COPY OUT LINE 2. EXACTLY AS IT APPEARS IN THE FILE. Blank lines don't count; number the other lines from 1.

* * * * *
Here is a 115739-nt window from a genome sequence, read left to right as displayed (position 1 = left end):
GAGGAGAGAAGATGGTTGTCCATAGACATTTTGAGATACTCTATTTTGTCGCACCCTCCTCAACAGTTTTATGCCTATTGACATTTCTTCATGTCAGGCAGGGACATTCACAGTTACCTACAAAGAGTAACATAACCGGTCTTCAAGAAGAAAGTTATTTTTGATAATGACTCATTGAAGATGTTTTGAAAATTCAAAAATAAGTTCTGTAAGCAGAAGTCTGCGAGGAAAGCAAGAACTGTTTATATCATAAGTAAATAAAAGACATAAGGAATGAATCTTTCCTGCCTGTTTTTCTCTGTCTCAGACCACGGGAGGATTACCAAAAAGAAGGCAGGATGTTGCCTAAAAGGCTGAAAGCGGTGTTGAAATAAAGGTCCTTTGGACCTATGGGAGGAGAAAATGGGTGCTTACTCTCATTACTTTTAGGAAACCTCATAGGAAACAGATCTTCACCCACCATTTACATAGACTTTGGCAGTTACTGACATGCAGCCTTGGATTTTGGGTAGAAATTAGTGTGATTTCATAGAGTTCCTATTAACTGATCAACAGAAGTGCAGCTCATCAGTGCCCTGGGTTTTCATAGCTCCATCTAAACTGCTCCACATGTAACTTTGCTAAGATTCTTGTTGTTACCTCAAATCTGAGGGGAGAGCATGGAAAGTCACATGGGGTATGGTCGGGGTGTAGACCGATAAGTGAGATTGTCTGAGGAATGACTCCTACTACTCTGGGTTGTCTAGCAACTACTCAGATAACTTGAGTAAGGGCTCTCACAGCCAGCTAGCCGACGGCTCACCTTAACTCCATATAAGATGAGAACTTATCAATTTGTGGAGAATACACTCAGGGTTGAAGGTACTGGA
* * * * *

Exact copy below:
GAGGAGAGAAGATGGTTGTCCATAGACATTTTGAGATACTCTATTTTGTCGCACCCTCCTCAACAGTTTTATGCCTATTGACATTTCTTCATGTCAGGCAGGGACATTCACAGTTACCTACAAAGAGTAACATAACCGGTCTTCAAGAAGAAAGTTATTTTTGATAATGACTCATTGAAGATGTTTTGAAAATTCAAAAATAAGTTCTGTAAGCAGAAGTCTGCGAGGAAAGCAAGAACTGTTTATATCATAAGTAAATAAAAGACATAAGGAATGAATCTTTCCTGCCTGTTTTTCTCTGTCTCAGACCACGGGAGGATTACCAAAAAGAAGGCAGGATGTTGCCTAAAAGGCTGAAAGCGGTGTTGAAATAAAGGTCCTTTGGACCTATGGGAGGAGAAAATGGGTGCTTACTCTCATTACTTTTAGGAAACCTCATAGGAAACAGATCTTCACCCACCATTTACATAGACTTTGGCAGTTACTGACATGCAGCCTTGGATTTTGGGTAGAAATTAGTGTGATTTCATAGAGTTCCTATTAACTGATCAACAGAAGTGCAGCTCATCAGTGCCCTGGGTTTTCATAGCTCCATCTAAACTGCTCCACATGTAACTTTGCTAAGATTCTTGTTGTTACCTCAAATCTGAGGGGAGAGCATGGAAAGTCACATGGGGTATGGTCGGGGTGTAGACCGATAAGTGAGATTGTCTGAGGAATGACTCCTACTACTCTGGGTTGTCTAGCAACTACTCAGATAACTTGAGTAAGGGCTCTCACAGCCAGCTAGCCGACGGCTCACCTTAACTCCATATAAGATGAGAACTTATCAATTTGTGGAGAATACACTCAGGGTTGAAGGTACTGGA